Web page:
The renewed selloff spread to Europe, with the yield on Portugal’s 10-year bonds adding 17 basis points to 3.64 percent. Italy’s 10-year yield increased seven basis points to 2.03 percent, while that on similar-maturity German bunds little changed at 0.31 percent.

Japan’s 10-year government bonds fell for a fifth day, lifting their yield to 0.027 percent. Tuesday marked the end of almost eight weeks of negative rates, the first time the bond market has tested the Bank of Japan’s resolve to contain 10-year yields since it shifted its focus to controlling the benchmark yield around zero.

The BOJ said after its September meeting that it could carry out unlimited bond-buying operations at a set rate, if needed, in order to control yield levels. After that meeting, the bond market rallied in search of a floor for the 10-year note yield, eventually settling just above the minus 0.1 percent policy rate.


The Bloomberg Dollar Spot Index, which tracks the U.S. currency against 10 major peers, rose 0.1 percent. It slipped on Tuesday after surging more than 3 percent in the four trading days following the Nov. 8 U.S. election.

Currencies of commodity-producing nations, including the Australian dollar and South African rand, were among the biggest losers.

The MSCI Emerging Markets Currency Index fell 0.2 percent and Russia’s ruble dropped 1.2 percent, after jumping 2.9 percent on Tuesday, the most since February. Turkey’s lira, Poland’s zloty and Mexico’s peso all dropped as higher U.S. yields boosted the dollar. The yuan fell to the weakest since December 2008.


Crude oil fell 1 percent to $45.34 a barrel in New York, after earlier rising as much as 0.8 percent. Oil retreated for the past three weeks amid skepticism about the ability of OPEC to implement a deal at its Nov. 30 meeting. The group is seeking to trim output for the first time in eight years as Iran boosts production and Iraq seeks an exemption because of war with Islamic militants. Prices will probably remain around current levels if OPEC fails to cut, according to BP Plc Chief Executive Officer Bob Dudley.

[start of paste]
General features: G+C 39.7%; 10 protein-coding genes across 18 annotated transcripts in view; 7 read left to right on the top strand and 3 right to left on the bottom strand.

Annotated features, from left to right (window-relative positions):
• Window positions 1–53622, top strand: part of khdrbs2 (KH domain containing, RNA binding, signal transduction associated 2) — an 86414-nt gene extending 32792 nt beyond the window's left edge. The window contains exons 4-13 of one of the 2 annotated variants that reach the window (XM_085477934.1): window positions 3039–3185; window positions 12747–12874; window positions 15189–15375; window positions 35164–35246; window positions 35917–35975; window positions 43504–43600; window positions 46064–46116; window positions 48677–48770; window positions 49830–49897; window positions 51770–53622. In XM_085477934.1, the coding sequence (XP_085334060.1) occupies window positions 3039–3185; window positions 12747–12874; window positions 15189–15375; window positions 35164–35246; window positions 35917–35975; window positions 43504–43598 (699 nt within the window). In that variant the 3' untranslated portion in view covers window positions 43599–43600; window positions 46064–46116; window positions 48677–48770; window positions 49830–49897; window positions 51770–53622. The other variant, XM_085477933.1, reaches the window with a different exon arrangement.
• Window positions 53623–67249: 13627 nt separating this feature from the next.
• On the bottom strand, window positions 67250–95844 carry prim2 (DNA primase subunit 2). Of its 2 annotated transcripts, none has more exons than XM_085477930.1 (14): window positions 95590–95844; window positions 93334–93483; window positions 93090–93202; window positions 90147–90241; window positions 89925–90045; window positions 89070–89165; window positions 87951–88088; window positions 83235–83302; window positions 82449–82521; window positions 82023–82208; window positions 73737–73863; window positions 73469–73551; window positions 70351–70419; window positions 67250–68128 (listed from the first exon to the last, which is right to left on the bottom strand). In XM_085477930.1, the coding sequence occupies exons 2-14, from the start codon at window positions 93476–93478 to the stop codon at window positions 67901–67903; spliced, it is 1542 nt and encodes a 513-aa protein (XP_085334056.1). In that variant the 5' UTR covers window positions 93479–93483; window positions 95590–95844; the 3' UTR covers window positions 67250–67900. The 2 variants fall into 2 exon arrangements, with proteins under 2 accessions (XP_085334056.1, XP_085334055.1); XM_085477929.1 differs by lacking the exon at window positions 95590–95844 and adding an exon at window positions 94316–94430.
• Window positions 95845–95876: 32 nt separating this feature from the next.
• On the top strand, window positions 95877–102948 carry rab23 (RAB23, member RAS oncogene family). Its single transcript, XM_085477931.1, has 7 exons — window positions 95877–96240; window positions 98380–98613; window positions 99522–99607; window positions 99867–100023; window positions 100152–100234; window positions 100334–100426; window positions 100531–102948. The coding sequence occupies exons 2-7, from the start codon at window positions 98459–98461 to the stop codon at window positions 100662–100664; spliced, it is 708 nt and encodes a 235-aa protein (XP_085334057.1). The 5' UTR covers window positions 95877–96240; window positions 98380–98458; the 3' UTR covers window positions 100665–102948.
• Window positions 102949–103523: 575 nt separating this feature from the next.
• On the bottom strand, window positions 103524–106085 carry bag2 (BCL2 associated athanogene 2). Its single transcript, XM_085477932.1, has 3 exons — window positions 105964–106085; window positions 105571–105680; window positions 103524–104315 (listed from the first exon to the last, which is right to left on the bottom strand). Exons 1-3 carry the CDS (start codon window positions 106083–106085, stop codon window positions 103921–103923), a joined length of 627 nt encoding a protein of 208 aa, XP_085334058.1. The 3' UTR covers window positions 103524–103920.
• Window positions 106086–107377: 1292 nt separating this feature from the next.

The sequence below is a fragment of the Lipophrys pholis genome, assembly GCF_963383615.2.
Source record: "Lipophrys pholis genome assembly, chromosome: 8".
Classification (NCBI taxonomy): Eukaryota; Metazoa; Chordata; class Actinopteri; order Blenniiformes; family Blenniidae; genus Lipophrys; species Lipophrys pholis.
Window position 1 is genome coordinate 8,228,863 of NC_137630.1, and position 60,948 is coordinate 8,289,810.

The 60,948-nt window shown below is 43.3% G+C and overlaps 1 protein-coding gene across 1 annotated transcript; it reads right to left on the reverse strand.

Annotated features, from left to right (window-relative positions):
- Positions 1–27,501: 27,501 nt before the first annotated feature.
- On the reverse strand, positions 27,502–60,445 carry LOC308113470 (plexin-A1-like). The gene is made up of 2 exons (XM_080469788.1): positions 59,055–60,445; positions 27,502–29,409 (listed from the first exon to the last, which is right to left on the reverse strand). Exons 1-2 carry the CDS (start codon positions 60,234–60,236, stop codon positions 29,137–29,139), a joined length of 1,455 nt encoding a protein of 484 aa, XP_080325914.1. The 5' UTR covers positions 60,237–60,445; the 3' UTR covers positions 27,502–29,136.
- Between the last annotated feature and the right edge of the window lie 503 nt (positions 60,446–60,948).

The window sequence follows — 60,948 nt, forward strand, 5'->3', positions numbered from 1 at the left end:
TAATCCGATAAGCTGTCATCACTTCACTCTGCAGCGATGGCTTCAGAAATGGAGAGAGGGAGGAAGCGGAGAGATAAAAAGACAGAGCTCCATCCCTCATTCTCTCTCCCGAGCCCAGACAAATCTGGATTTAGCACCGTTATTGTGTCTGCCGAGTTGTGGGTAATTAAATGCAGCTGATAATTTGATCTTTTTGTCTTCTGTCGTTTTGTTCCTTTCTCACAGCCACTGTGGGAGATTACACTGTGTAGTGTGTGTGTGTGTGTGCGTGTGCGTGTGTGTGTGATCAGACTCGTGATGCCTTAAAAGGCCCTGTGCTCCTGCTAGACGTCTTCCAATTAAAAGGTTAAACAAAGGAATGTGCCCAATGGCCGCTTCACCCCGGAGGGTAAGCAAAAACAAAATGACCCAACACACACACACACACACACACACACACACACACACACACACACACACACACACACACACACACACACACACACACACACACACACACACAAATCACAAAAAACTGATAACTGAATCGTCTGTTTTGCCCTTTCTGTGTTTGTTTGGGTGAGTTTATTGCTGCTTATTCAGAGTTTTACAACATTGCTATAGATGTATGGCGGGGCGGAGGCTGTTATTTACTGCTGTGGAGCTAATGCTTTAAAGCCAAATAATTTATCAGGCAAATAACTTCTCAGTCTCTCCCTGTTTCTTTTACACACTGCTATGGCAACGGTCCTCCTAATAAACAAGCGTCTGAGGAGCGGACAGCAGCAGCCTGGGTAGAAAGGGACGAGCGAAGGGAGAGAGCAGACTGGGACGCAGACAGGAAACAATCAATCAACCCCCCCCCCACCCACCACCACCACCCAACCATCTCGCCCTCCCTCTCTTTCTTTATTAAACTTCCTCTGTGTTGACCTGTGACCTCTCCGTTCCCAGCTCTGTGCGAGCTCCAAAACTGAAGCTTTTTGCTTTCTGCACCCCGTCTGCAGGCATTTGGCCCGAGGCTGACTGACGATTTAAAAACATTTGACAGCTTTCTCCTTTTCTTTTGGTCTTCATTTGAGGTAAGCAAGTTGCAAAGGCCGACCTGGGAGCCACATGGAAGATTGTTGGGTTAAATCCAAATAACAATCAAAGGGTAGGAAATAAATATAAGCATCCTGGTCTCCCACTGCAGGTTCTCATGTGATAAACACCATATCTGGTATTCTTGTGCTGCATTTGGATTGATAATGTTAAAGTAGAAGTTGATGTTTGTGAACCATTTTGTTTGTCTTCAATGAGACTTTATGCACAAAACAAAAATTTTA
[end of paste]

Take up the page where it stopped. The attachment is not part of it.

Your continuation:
Copper and aluminum declined in London, extending their retreats from one-year highs reached last week, and zinc retreated from its highest close since 2010. Metals rallied last week on a combination of increased speculative interest in China and optimism Trump’s pledge to spend as much as $1 trillion on infrastructure will boost demand. The 14-day relative strength index for the London Metal Exchange Index climbed as high as 87 last week, well above the 70 threshold that signals to some traders prices may have risen too far, too fast.

“Investors took the opportunity to lock in gains after some big moves over the past week,” ANZ Bank said in a note on Wednesday. “Skepticism grew about the impact that Trump’s infrastructure spending program would have on demand.”


The S&P 500 Index fell 0.2 percent to 2,177.21. The gauge rose 0.8 percent yesterday, pushing its advance since Nov. 8 to 1.9 percent and closing within 0.5 percent of an all-time high set in August.